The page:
Kripke was born on November 13, 1940, in Bay Shore on Long Island, and grew up largely in Omaha, Nebraska, where his father, Myer Kripke, was a rabbi. His mother, Dorothy, wrote children’s books. By many accounts, he was a prodigy. He learned ancient Hebrew on his own by age 6 and intuitively understood algebra in fourth grade. 

Kripke published an influential paper in modal logic before starting as an undergraduate mathematics major at Harvard. He lectured at Yale and MIT while still an undergraduate and joined the Society of Fellows at Harvard a year after he graduated, in 1963. In 1966, with no doctorate, he became both a lecturer at Harvard and a member of the faculty at Rockefeller University. He served as the McCosh Professor of Philosophy at Princeton from 1977 to 1998. 

Four years later, in 2002, Devitt, then the executive officer of the Philosophy program at the Graduate Center, lured him as a visiting professor. In 2003, Kripke was appointed a full professor and in 2004, he became a distinguished professor. 

Professor Nickolas Pappas (GC/City College of New York, Philosophy), the current executive officer of the Philosophy program, recalls that Kripke taught or co-taught a course most semesters. He was even co-teaching a fall 2022 course commemorating the 50th anniversary of his book, Naming and Necessity at Fifty.

Before the pandemic, Kripke came to the Philosophy program’s weekly colloquia, where, Pappas said, he would often raise a seemingly simple point and then draw a surprising conclusion. Pappas likened Kripke to Archimedes, or the way Plutarch described the proofs that Archimedes produced: “No amount of investigation of yours would succeed in attaining the proof, and yet, once seen, you immediately believe you would have discovered it; by so smooth and so rapid a path he leads you to the conclusion required.”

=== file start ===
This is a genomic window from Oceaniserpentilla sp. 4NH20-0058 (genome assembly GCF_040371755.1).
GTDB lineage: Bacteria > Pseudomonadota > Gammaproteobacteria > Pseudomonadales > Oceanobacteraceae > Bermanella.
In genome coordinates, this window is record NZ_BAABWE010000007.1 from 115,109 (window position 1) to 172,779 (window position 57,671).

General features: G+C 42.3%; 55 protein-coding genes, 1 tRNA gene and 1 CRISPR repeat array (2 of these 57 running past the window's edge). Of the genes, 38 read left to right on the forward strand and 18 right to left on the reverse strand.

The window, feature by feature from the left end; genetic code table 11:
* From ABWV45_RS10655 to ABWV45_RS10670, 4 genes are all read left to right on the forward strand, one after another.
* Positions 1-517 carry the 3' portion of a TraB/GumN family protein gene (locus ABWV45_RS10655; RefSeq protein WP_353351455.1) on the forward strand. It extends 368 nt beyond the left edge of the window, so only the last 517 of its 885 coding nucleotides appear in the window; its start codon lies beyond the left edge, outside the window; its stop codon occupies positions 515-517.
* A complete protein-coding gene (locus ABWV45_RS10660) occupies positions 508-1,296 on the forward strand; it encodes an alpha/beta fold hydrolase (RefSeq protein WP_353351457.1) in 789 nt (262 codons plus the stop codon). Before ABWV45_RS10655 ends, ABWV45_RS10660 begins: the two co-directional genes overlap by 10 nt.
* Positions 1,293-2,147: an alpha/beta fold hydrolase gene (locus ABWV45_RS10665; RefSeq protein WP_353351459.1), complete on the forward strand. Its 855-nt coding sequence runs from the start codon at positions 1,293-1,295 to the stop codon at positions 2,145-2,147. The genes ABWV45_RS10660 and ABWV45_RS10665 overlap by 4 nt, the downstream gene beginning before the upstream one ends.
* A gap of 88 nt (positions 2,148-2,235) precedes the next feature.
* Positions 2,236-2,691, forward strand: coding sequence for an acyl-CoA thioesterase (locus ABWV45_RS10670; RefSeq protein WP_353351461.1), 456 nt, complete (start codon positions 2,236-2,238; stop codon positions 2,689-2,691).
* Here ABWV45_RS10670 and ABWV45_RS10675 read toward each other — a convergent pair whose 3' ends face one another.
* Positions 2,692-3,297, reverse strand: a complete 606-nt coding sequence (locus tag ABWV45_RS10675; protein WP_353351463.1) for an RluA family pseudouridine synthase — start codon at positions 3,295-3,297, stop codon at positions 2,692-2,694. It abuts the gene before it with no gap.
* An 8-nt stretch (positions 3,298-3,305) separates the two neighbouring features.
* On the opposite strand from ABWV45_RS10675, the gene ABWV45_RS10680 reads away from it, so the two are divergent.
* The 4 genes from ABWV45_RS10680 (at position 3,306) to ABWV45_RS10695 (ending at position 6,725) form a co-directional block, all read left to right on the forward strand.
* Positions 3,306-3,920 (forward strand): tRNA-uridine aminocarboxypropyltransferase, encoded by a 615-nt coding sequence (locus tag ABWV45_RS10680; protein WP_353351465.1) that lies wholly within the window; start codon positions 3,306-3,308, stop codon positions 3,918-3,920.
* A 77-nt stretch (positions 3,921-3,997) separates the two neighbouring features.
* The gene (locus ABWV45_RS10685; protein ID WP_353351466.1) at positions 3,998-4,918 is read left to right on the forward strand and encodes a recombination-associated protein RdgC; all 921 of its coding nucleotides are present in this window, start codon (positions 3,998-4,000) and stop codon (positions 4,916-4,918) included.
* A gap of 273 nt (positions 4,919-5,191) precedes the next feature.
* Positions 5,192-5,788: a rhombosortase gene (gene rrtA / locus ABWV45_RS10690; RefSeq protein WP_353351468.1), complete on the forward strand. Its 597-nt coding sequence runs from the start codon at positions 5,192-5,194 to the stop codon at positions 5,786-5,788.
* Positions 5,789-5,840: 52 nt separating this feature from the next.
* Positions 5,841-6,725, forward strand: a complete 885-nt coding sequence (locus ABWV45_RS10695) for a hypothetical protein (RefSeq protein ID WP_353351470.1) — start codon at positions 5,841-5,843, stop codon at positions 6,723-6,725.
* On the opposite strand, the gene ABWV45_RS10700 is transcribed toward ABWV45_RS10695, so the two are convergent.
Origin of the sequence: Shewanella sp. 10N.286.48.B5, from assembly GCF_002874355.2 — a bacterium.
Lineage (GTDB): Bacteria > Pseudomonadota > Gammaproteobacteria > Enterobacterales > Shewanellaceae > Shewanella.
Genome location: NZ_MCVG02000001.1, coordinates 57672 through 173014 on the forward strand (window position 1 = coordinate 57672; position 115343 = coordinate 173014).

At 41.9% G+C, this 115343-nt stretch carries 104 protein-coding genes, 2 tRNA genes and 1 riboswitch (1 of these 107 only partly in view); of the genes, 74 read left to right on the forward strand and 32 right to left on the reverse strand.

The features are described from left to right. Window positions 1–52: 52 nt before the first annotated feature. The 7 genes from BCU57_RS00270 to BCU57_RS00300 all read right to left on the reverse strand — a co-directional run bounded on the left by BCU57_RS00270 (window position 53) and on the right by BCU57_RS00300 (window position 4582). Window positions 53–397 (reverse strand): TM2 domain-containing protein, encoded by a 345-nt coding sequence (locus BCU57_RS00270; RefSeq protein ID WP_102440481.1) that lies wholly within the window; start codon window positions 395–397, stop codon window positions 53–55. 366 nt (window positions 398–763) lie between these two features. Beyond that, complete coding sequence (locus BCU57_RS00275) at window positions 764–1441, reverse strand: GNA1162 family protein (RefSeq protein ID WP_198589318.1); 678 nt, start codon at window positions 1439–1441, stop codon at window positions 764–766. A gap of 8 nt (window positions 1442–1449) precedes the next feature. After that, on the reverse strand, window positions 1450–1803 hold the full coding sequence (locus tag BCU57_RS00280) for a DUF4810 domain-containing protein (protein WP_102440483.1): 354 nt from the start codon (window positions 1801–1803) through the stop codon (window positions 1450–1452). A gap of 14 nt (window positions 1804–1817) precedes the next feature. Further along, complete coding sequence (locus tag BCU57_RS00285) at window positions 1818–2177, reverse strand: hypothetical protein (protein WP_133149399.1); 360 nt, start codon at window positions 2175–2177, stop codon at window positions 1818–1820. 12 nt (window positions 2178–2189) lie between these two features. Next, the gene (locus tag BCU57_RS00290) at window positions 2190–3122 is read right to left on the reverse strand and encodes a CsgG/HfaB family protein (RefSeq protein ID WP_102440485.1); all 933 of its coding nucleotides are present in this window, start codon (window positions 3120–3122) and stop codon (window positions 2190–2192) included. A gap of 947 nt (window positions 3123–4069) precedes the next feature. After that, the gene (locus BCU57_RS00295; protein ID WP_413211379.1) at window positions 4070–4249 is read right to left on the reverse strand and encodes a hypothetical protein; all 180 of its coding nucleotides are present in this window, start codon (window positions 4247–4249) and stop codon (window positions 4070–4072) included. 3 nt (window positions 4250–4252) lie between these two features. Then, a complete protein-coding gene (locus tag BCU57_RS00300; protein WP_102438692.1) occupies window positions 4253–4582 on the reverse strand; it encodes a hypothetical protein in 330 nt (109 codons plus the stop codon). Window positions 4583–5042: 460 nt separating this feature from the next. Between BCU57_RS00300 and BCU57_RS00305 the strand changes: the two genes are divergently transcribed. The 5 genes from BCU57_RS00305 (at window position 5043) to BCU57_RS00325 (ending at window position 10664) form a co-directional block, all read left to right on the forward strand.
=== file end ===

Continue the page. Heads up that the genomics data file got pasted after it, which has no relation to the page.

“In a way, you find that in Kripke’s work too,” Pappas said. “At least, that’s my experience. He could just lay it out so clearly that you think, ‘Oh, I would have come up with that.’ Of course, you never did.”

Largely Unpublished Before the Graduate Center

Saul Kripke
Distinguished Professor Saul Kripke (Photo credit: Romina Padró)

Devitt remembers that Kripke lectured without notes. “He read widely; he didn’t take notes on what he was reading,” Devitt said. “But he would think about what he was reading, and it all got stored away in his mind.”

This lack of note-taking hindered Kripke from publishing his work. “He had terrific problems publishing anything in philosophy all his life,” Devitt said. “When he got to the Graduate Center, I estimated that 90% of his work had not been published. He was already probably, in analytic philosophy, the most famous philosopher in the world, but most of his work had not been published.” 

A friend of Kripke’s had been keeping an archive of his work at his house. “I thought, ‘We’ve got to somehow get him publishing all this incredible amount of work,’” Devitt said.

With that idea, Devitt set out to start the Saul Kripke Center. He secured a grant from Kripke’s father, a friend of Warren Buffet’s. He and his wife had invested their savings with Buffet and turned $67,000 into more than $25 million, much of which they gave away. The Graduate Center received a little over $1 million to start the Saul Kripke Center, Devitt said.